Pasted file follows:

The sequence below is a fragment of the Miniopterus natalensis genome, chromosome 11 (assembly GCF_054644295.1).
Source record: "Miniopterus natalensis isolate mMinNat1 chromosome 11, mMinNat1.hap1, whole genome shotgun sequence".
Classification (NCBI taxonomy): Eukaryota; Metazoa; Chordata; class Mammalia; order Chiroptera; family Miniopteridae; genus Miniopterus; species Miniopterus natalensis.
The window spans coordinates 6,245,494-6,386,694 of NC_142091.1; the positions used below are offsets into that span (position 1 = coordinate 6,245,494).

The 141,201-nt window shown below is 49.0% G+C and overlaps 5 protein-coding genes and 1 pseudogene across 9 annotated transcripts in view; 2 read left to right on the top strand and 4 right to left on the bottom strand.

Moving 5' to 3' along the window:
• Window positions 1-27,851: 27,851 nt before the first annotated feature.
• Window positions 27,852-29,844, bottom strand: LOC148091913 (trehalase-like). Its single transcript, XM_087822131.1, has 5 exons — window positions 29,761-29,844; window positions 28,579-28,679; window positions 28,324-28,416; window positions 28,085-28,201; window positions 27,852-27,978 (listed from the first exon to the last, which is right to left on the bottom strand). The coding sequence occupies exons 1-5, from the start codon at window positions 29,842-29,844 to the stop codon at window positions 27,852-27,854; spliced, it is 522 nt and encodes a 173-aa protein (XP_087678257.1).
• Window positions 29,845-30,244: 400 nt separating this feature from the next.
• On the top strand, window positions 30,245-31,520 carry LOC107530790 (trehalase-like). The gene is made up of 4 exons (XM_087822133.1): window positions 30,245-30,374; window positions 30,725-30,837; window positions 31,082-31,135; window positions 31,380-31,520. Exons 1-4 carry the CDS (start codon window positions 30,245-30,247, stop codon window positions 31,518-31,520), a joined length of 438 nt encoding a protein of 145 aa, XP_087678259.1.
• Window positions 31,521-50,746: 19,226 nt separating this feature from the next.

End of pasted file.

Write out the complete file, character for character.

The sequence below is a fragment of the Miniopterus natalensis genome, chromosome 11 (assembly GCF_054644295.1).
Source record: "Miniopterus natalensis isolate mMinNat1 chromosome 11, mMinNat1.hap1, whole genome shotgun sequence".
Classification (NCBI taxonomy): Eukaryota; Metazoa; Chordata; class Mammalia; order Chiroptera; family Miniopteridae; genus Miniopterus; species Miniopterus natalensis.
The window spans coordinates 6,245,494-6,386,694 of NC_142091.1; the positions used below are offsets into that span (position 1 = coordinate 6,245,494).

The 141,201-nt window shown below is 49.0% G+C and overlaps 5 protein-coding genes and 1 pseudogene across 9 annotated transcripts in view; 2 read left to right on the top strand and 4 right to left on the bottom strand.

Moving 5' to 3' along the window:
• Window positions 1-27,851: 27,851 nt before the first annotated feature.
• Window positions 27,852-29,844, bottom strand: LOC148091913 (trehalase-like). Its single transcript, XM_087822131.1, has 5 exons — window positions 29,761-29,844; window positions 28,579-28,679; window positions 28,324-28,416; window positions 28,085-28,201; window positions 27,852-27,978 (listed from the first exon to the last, which is right to left on the bottom strand). The coding sequence occupies exons 1-5, from the start codon at window positions 29,842-29,844 to the stop codon at window positions 27,852-27,854; spliced, it is 522 nt and encodes a 173-aa protein (XP_087678257.1).
• Window positions 29,845-30,244: 400 nt separating this feature from the next.
• On the top strand, window positions 30,245-31,520 carry LOC107530790 (trehalase-like). The gene is made up of 4 exons (XM_087822133.1): window positions 30,245-30,374; window positions 30,725-30,837; window positions 31,082-31,135; window positions 31,380-31,520. Exons 1-4 carry the CDS (start codon window positions 30,245-30,247, stop codon window positions 31,518-31,520), a joined length of 438 nt encoding a protein of 145 aa, XP_087678259.1.
• Window positions 31,521-50,746: 19,226 nt separating this feature from the next.